Social media can help large retailers lead the way on ethical consumerism



A research team from the University of Gloucestershire has explored the possibility of social media influencing ethical shopping.

The article, which will be published later this month in the research journal World Review of Entrepreneurship, Management and Sustainable Development, looks at whether social media sites such as Facebook and Twitter can influence buyers and develop habits of ethical consumerism.

The research team looked at the social media activities of the top 10 UK retailers, which includes Tesco, Asda, Sainsbury’s, Morrisons, Marks & Spencer and the Co-operative Group.

The team found that retail giants are very limited” in their commentary on ethical consumerism and that more could be done in an attempt to influence the behaviours and attitudes of consumers.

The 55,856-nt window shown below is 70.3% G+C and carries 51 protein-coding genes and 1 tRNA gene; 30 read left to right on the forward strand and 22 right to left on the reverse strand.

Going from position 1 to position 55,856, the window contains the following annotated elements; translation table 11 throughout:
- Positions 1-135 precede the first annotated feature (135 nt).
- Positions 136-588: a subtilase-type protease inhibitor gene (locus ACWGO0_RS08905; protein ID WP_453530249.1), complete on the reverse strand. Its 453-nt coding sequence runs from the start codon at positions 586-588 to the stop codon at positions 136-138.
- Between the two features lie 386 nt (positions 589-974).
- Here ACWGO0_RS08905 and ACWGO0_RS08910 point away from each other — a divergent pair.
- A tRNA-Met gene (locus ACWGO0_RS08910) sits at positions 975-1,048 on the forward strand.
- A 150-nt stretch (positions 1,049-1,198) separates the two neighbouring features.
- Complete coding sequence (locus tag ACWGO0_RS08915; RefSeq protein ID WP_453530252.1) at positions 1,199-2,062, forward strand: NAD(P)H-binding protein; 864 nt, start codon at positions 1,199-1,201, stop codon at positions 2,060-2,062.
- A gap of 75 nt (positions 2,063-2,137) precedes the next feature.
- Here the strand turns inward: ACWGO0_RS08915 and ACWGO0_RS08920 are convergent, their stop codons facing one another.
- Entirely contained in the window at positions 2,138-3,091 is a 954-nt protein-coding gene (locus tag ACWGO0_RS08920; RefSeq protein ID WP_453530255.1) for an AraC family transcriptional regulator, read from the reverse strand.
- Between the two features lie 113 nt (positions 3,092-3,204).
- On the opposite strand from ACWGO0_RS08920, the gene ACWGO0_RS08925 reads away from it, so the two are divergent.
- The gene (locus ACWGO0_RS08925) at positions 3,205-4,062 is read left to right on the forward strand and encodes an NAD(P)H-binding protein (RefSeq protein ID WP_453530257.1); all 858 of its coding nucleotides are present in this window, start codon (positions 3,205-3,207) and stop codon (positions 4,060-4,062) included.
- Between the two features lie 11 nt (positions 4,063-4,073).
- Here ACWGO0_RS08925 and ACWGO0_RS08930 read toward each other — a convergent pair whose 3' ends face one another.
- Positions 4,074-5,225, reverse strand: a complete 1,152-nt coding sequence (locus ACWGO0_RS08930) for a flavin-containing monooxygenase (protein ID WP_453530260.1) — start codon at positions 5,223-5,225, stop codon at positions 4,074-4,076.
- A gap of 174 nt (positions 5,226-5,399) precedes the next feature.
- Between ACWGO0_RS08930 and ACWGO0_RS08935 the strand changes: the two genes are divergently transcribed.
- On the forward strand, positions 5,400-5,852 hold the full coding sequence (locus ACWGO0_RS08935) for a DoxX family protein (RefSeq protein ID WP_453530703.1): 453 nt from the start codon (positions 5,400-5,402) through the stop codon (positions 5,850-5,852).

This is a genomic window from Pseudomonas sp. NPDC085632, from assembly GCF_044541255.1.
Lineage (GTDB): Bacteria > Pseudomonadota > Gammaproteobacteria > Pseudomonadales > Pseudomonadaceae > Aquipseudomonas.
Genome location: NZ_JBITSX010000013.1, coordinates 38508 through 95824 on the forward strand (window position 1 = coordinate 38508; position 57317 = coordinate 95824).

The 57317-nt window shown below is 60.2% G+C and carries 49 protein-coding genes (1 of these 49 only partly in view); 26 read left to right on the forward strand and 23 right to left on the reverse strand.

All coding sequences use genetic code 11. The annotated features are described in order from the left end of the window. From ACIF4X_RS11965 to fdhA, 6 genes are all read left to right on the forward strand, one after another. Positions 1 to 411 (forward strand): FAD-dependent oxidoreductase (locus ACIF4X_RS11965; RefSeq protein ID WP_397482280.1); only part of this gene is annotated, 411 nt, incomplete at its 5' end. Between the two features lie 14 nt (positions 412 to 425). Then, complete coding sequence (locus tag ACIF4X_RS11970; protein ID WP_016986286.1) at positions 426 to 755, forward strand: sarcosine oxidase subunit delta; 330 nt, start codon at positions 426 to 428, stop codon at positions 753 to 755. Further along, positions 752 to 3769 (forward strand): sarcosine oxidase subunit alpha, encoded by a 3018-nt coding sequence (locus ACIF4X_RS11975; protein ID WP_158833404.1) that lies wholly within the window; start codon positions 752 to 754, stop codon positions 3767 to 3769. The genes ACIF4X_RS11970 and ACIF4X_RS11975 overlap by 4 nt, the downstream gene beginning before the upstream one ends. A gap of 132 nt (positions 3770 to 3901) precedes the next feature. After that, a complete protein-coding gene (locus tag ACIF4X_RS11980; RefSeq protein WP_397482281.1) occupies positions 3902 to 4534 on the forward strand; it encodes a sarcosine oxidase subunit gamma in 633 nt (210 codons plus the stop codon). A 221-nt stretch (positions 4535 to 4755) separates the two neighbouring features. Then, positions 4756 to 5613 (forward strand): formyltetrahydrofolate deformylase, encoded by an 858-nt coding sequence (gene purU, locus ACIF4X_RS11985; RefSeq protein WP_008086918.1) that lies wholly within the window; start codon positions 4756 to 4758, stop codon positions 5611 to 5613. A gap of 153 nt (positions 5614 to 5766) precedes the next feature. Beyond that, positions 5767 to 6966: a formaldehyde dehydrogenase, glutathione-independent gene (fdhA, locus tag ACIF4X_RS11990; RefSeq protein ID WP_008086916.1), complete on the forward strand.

The team stressed the importance of the perception of a company and the high ethical standards that form public opinion.

Nottingham Trent University is also looking at ways to change behaviours in shopping. Researchers from the institution are currently conducting a study to develop a Smartphone app called myEcoCost, which shoppers can use to view sustainability data for goods by scanning the barcode using the phone’s camera.

A greater utilisation of social media by such companies could help to further boost sales of ethical products. The Fairtrade Foundation reported increases of 19% in sales back in February, during Fairtrade Fortnight.

Statistics released by the Co-operative Group in January revealed that the ethical consumerism market is now worth £47.2 billion, up from £13.5 billion in 1999 – despite the recession.

Further Reading

Want to find out the ecological cost of a product? There’s an app for that 

Ethical consumer market grows to £47bn despite recession

Fairtrade sales surpassed £1.5bn in 2012, as Fairtrade Fortnight begins

The Guide to Ethical Shopping 2012




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